Well folks, the eclipse is over and done, and some of the crowds are heading back home. Thank you to everyone who joined us in the Winds for such an excellent celestial event-the eclipse was stunning, and with the Wind River Range as a backdrop, it made for a memorable experience for many.
The Winds are experiencing “normal” late August weather patterns and temperatures. Expect highs in the low 70s during the day and nighttime temps in the mid- to upper 20s at night. We have had our first snow in the high country, so travelers should use good sense when packing and plan for inclement weather turning to snow or ice up high. Warm layers, rain gear, a hat and some gloves should be in everyone’s pack.
Thanks to our tremendous winter season and the delayed start this year, we still have wildflowers in the backcountry, which is quite a treat around here. Given our chilly nights, I do feel their days are numbered however, so enjoy them while you still can! The mosquitoes are mostly gone as well, although there are still some pockets of them within the lower elevation areas holding a lot of water. While you can pass on the headnet, I’d still recommend a small bottle of bug spray just in case.
The entirety of the Bridger-Teton National Forest was under a fire ban for the past week, but that has just been lifted. Standard backcountry fire regulations apply-ask if you are unsure about the rules and please (!) take care of our beautiful area and protect others in the backcountry by ensuring any campfires are completely out and no longer smoldering or smoking before leaving your site or turning in for the night.
Given the enormity of our lingering winter, there are many places in the Winds still holding snow. Most of these areas include high passes and predominately north-facing aspects that don’t get much sunlight. Here’s a quick hit list of some of the more sought-after areas. As always, if you need more information or wish to know the conditions of an area not listed here, please get in touch anytime. Regarding some of these high alpine passes, and depending on your comfort level traveling up or down a steep snow slope, you may wish to consider traction aids such as Microspikes, and/or an ice axe for self-arresting.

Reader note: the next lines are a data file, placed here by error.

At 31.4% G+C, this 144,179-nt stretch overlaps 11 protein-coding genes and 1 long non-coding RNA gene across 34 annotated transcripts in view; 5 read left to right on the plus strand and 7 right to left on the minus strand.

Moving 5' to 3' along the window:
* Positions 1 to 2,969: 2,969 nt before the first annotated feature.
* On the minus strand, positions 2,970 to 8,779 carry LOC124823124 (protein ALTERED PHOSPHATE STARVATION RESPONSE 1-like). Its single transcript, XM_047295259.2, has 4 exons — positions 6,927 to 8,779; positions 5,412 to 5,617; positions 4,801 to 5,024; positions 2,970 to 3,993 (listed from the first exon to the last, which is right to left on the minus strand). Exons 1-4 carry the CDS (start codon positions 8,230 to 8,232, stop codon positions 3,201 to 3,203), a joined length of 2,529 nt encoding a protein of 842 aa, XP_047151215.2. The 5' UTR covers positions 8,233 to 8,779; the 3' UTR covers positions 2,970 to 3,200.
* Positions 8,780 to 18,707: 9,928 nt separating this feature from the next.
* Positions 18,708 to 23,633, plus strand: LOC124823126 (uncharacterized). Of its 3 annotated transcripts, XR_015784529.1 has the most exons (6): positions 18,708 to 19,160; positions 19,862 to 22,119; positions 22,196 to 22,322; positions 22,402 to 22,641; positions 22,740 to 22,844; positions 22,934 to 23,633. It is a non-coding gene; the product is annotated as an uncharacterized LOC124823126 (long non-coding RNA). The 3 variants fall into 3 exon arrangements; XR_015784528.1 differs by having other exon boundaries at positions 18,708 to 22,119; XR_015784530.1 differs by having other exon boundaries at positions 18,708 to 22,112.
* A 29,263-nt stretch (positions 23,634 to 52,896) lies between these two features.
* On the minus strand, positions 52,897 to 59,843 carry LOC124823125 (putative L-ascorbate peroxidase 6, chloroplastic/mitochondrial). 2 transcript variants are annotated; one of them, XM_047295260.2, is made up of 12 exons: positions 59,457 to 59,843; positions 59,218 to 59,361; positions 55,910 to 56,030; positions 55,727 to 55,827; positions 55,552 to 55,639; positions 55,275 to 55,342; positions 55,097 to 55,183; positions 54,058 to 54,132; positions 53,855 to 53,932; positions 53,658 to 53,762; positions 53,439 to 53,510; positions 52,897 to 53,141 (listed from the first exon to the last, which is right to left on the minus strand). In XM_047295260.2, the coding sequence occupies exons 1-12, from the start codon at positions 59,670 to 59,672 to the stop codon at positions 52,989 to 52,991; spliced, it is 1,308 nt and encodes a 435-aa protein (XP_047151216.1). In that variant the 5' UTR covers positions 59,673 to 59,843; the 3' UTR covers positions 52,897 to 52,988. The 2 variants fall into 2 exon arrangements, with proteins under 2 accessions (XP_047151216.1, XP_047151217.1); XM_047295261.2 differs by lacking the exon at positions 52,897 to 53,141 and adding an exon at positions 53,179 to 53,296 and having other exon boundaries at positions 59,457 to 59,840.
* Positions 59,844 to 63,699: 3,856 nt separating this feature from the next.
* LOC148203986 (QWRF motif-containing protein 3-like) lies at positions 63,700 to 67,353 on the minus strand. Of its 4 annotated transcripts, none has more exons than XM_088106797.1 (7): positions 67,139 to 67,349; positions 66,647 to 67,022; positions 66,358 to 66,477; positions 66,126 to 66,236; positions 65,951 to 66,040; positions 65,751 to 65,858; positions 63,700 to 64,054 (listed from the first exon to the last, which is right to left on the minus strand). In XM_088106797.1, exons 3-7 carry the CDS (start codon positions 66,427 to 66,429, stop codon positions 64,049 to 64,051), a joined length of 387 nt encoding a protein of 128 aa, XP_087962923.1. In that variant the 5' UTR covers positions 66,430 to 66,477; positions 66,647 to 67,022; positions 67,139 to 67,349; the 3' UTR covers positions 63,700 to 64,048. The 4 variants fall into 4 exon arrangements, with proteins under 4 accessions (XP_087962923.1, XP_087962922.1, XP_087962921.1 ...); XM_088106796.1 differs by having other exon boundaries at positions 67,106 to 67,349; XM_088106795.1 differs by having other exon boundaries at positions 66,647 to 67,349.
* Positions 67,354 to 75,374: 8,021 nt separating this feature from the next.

Knapsack Col: Snow on the east side of the pass leading into Titcomb Basin. This is the steeper side of Knapsack Col. The 12-foot cornice is gone and folks have been navigating up and over (from either side) for about three weeks at this point.
Gannett Peak: Expect partial snow coverage up and over Bonney Pass. There are no exposed crevasses on Dinwoody Glacier. The snow bridge is still over the bergschrund. While the bergschrund is still covered on the left, it is exposed on the right, so be aware of your location as you ascend toward the summit. Ice axes and crampons are mandatory.
HUGE Thank you to Instagram followers @alanpbernier and @dmarshallphoto for sharing this photo from their successful summit of Gannett Peak.
Fremont Peak: Expect some snow covereage in Indian Basin, but the peak is clear.
Indian Pass/Knifepoint Glacier: Snow coverage on the east side of the Continental Divide. Traction aids are recommended.
Hay Pass: Hay Pass is still holding snow on the east side of the divide.
Angel Pass: Snow free.
Hailey Pass: About 200 feet of mandatory snow travel on the east side (steeper side) of the divide.
Washakie Pass: Given its more gradual slope on either side of the Continental Divide the snow is less of a concern on this pass.
Texas Pass: This is not a USFS maintained pass, although it sees frequent use. Ascending and descending boulder fields can expose loose rock, so be aware of the conditions around you and maintain safe distances if you are traveling as part of a group. Expect some snow near the crest of the pass.
Cirque of the Towers: You should see some vestiges of snow lingering within the Cirque but nothing prohibitive with regard to hiking or climbing. Afternoon thundershowers can be expected to move in surrounding the lunch hour. Weather can change in an instant in the Winds-plan accordingly and be off any high points before the storms move in.
Remember that the entire Wind River Range is Grizzly country, and is home to vast amounts of other wildlife as well. There is a food order in place requiring each visitor to the Wind River Range protect their food from animals. Please keep our wildlife and yourselves safe by keeping a clean camp and diligently taking care of your food, waste, and garbage. It is your duty as a visitor here to tread lightly-please respect the Winds and keep them free, wild, and clean.
Please feel free to reach out with any questions you may have-we are happy to help in any way to ensure you have the best adventure possible.